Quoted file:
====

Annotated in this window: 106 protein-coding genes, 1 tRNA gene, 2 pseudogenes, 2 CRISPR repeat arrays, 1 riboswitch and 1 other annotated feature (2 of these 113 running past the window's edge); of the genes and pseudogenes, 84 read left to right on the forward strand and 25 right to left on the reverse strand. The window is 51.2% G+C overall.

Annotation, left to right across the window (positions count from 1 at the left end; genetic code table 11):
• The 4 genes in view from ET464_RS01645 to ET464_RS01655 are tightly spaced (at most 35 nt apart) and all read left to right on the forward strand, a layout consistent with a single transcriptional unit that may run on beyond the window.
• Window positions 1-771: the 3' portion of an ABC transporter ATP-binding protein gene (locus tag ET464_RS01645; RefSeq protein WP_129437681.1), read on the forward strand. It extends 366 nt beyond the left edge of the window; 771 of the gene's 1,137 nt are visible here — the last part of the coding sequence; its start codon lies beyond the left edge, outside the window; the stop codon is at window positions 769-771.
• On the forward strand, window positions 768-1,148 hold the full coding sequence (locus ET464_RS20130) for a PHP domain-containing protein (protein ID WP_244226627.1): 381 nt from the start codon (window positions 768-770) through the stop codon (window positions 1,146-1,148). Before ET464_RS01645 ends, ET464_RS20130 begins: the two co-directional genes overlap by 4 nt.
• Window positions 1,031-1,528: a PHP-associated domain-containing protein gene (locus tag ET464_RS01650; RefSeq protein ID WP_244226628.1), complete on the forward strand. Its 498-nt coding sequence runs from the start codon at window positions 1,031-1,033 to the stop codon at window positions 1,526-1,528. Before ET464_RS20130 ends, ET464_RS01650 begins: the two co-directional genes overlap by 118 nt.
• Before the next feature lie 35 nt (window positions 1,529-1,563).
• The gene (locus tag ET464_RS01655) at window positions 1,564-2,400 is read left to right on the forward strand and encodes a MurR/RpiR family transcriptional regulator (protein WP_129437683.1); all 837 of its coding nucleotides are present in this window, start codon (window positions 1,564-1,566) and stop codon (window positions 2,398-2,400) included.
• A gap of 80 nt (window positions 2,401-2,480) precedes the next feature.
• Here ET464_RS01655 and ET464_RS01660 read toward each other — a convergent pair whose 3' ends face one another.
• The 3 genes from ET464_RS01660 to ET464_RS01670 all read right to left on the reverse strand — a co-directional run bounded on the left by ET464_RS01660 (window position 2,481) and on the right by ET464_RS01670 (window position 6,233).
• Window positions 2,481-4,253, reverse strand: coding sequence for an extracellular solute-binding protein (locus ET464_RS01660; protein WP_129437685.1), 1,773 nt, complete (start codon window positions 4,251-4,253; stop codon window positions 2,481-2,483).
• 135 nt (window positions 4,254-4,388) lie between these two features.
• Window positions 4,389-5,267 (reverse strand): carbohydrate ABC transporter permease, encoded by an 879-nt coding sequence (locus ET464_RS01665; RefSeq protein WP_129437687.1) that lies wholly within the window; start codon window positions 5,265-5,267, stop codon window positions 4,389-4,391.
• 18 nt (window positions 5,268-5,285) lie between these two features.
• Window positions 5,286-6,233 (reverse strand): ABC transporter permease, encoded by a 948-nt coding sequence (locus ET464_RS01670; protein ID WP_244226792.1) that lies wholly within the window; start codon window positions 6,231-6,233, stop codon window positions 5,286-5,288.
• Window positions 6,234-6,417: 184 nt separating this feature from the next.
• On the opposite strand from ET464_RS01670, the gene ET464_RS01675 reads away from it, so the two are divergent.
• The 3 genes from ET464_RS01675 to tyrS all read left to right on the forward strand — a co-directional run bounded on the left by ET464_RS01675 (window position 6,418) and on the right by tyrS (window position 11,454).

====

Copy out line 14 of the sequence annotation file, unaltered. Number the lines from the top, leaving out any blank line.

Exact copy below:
• Window positions 4,389-5,267 (reverse strand): carbohydrate ABC transporter permease, encoded by an 879-nt coding sequence (locus ET464_RS01665; RefSeq protein WP_129437687.1) that lies wholly within the window; start codon window positions 5,265-5,267, stop codon window positions 4,389-4,391.